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Frequently Asked Questions about the Grant Opportunity

Q1: Will there be future funding for this grant program?

A1:  The program is authorized for FY 2011 and beyond by the Affordable Care Act.  The Administration has formally requested a supplemental appropriation of $30 million for this program for FY 2011.  Additional grants may be announced at some point in the future depending on availability of funding.  In addition, grant funding for other initiatives related to consumer assistance programs (for example, the toll free consumer assistance hotlines and data systems) may also be available in FY 2011.

Q2: Are States required to continue financial support of the program in the event that federal grant funding stops?  Is a maintenance-of-effort required of States? 

A2:  States can decide each year whether to re-apply for the program.  If a State seeks to build upon an existing agency or program, States are required to use federal grant funds to expand capacity, and may not use grant funds to refinance existing consumer assistance services that States already support.

Q3: What is the scope of work required involving Medicaid and CHIP?

A3: A program that receives funding from a consumer assistance program grant is expected to refer clients, when appropriate, to other entities that can help them navigate the Medicaid and CHIP programs in the State.  Consumer assistance programs will be required to provide to HHS information on the number of referrals made to these programs.

However, grantees have the flexibility to expand the scope of program assistance.  Grantees are permitted to provide direct assistance to consumers with Medicaid, CHIP or other public coverage inquiries and complaints.

Q4: Are grantees expected to help consumers enrolled in self-insured group health plans?

A4: Yes.

Q5: Are grantees required to file an appeal, internal and external, on behalf of consumers?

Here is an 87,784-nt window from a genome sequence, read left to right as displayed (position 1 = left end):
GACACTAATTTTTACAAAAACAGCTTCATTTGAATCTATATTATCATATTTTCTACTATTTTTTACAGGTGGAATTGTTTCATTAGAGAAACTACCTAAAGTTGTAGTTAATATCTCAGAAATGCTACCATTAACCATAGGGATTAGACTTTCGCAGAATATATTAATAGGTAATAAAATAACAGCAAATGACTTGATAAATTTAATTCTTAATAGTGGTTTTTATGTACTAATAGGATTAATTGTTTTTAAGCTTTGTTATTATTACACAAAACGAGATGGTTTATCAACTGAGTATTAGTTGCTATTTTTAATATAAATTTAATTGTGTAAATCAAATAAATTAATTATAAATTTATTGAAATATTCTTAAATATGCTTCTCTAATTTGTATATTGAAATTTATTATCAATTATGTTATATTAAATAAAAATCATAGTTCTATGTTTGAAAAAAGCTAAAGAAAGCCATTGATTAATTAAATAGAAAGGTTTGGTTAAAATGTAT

A5:  Yes.  As a requirement for receiving consumer assistance program grant funds, grantees will be required to act on behalf of, or as the designated agent for, the consumer throughout the appeals process with respect to group health plans and health insurance coverage.  For many grantees, this will be a new function that must be established to fulfill the requirements of the grant.

Q6: Will training be provided this year on how grantees can help consumers resolve problems with obtaining premium tax credits?

A6:  No.  Since premium tax credits for individuals buying coverage through a State Exchange will not start until 2014, training grantees on how to help consumers resolve problems with obtaining premium tax credits will not be provided at this time.

Q7: What type of caller demographic information will States be required to collect?

A7: Age, income, gender, marital status, employment status and insurance status must be reported to HHS.

Q8: What database software will HHS provide to grantees?

A8: At this time, we do not yet know what database software we will use, but we are trying our best to develop one that is user friendly and is easily downloadable (with minimal cost to grantee).  It is our hope that the database software will be available in October.

Q9: Are grantees required to use the database software that HHS is developing?